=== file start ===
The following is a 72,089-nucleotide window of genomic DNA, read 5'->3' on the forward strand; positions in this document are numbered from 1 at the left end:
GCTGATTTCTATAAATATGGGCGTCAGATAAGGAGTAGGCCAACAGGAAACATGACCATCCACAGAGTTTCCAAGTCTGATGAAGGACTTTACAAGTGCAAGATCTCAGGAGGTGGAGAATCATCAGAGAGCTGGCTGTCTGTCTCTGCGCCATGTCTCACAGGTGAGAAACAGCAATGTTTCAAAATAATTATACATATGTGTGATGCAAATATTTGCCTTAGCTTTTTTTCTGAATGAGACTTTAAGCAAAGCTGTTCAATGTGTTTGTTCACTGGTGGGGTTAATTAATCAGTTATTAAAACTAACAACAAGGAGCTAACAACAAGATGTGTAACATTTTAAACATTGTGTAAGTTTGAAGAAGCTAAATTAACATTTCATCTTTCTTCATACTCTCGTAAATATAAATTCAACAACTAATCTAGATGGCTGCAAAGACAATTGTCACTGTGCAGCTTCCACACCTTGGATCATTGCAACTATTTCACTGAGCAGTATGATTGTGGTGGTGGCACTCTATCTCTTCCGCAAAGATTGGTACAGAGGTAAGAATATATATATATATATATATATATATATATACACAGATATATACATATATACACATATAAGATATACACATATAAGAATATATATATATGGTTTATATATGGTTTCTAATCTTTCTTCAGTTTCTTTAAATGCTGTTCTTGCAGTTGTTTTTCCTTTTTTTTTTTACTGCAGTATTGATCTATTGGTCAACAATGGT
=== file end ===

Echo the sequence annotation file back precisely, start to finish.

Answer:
The following is a 72,089-nucleotide window of genomic DNA, read 5'->3' on the forward strand; positions in this document are numbered from 1 at the left end:
GCTGATTTCTATAAATATGGGCGTCAGATAAGGAGTAGGCCAACAGGAAACATGACCATCCACAGAGTTTCCAAGTCTGATGAAGGACTTTACAAGTGCAAGATCTCAGGAGGTGGAGAATCATCAGAGAGCTGGCTGTCTGTCTCTGCGCCATGTCTCACAGGTGAGAAACAGCAATGTTTCAAAATAATTATACATATGTGTGATGCAAATATTTGCCTTAGCTTTTTTTCTGAATGAGACTTTAAGCAAAGCTGTTCAATGTGTTTGTTCACTGGTGGGGTTAATTAATCAGTTATTAAAACTAACAACAAGGAGCTAACAACAAGATGTGTAACATTTTAAACATTGTGTAAGTTTGAAGAAGCTAAATTAACATTTCATCTTTCTTCATACTCTCGTAAATATAAATTCAACAACTAATCTAGATGGCTGCAAAGACAATTGTCACTGTGCAGCTTCCACACCTTGGATCATTGCAACTATTTCACTGAGCAGTATGATTGTGGTGGTGGCACTCTATCTCTTCCGCAAAGATTGGTACAGAGGTAAGAATATATATATATATATATATATATATATATACACAGATATATACATATATACACATATAAGATATACACATATAAGAATATATATATATGGTTTATATATGGTTTCTAATCTTTCTTCAGTTTCTTTAAATGCTGTTCTTGCAGTTGTTTTTCCTTTTTTTTTTTACTGCAGTATTGATCTATTGGTCAACAATGGT